Our podiatrists, Dr. Varun (Ben) Gujral and Dr. Nrupa Shah, will want to monitor the progression of your hammertoe. As part of the initial diagnosis, the foot doctor will most likely take an x-ray of the hammertoe. This can be used as a reference point going forward that will show when and how the deformity is changing. Depending on the severity and rate of progression, the foot doctor will determine the best treatment options for you.

If you are in pain, getting relief will be a top priority. The podiatrist may recommend using a nonsteroidal anti-inflammatory medication such as ibuprofen or undergoing corticosteroid injections. If you’re suffering from corns or calluses, padding can help protect those areas and prevent them from worsening.

Modifying your footwear can also relieve pain and help correct the muscle/tendon problem. Avoiding high heels (over two inches) and choosing styles that have roomy toe boxes will definitely be more comfortable. The foot doctor may also order a custom orthotic device to wear inside your shoe.

Another approach to correcting a hammertoe is trying to straighten out the toe and properly realign it. The can be done with splints or straps that help move and keep the toe in the correct position.

It’s important to realize that hammertoe will only get worse and not better without some treatment measures. If you have noticed a bend in one of your toes, contact our New Jersey offices in Edison, Monroe or Monmouth Junction by calling 732-662-3050 to learn if you have a hammertoe and what is the best way to proceed.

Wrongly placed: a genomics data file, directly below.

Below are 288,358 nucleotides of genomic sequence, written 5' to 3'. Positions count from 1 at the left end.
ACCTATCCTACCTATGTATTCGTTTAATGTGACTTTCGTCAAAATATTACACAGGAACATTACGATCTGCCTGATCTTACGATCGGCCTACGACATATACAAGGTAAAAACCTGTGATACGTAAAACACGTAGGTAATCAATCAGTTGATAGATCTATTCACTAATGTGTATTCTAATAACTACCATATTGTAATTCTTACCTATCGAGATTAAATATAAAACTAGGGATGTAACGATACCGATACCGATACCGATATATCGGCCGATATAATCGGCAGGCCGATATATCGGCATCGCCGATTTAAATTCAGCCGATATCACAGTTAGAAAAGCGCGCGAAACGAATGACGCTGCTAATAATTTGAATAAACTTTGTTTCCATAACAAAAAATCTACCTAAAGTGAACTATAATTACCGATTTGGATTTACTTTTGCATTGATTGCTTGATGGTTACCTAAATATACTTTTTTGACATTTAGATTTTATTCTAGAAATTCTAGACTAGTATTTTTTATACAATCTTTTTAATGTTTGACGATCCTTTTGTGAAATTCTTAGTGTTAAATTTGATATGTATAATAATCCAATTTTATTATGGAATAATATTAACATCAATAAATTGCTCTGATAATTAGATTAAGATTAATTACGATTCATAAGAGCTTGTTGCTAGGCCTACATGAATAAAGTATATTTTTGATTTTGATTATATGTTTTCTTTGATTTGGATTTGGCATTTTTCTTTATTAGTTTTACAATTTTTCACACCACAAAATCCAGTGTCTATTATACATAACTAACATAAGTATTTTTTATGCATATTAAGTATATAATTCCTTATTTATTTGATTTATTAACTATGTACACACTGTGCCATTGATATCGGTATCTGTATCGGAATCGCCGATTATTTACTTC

By Affiliated Foot & Ankle Care
March 16, 2016
Tags: hammertoe  

Hammertoe is a deformity where the toe is bent at the middle joint, giving it the appearance of a hammer. It most often affects the second, third or fourth toe. Hammertoes cause pain both from keeping the toe in a bent position and from the discomfort of wearing shoes. Corns and calluses may form on the top of the toe joint or the tip of the toe due to the abnormal position and can eventually result in open sores.

Treatment Options

At Affiliated Foot & Ankle Care, our podiatrists, Dr. Varun Gujral and Dr. Nrupa Shah will take a detailed medical history and then conduct a thorough examination of the toes. Although the hammer-like appearance may be obvious, there are other conditions that have similar symptoms to hammertoe and correct diagnosis is necessary before treatment can begin. X-rays may also be ordered to help confirm the diagnosis.

There are several non-surgical avenues of treatment available for hammertoe. These include:

  • Medication: oral nonsteroidal anti-inflammatory drugs and/or cortisone injections may be part of the initial treatment to reduce pain and inflammation
  • Padding: if your hammertoe has progressed to the point where corns or calluses have already formed, the podiatrist may recommend pads to prevent additional irritation
  • Orthotics: custom designed inserts for shoes can help correct the muscle imbalance that is one of the primary causes of the deformity
  • Strapping or splinting: the foot doctor may put splints or straps on the affected toe to help realign and straighten the toe
  • Exercise: stretching and strengthening surrounding muscles can provide needed support to the bent toe

Hammertoe is a progressive disorder and will only get worse if not treated. Eventually, the toe will become frozen in the hammer position and surgery may then become the only option for correcting the deformity and avoiding disability. If you have signs of hammertoe, contact our Edison, Monroe, or Monmouth Junction office for an appointment and get treatment for your toe condition before it becomes a major medical problem.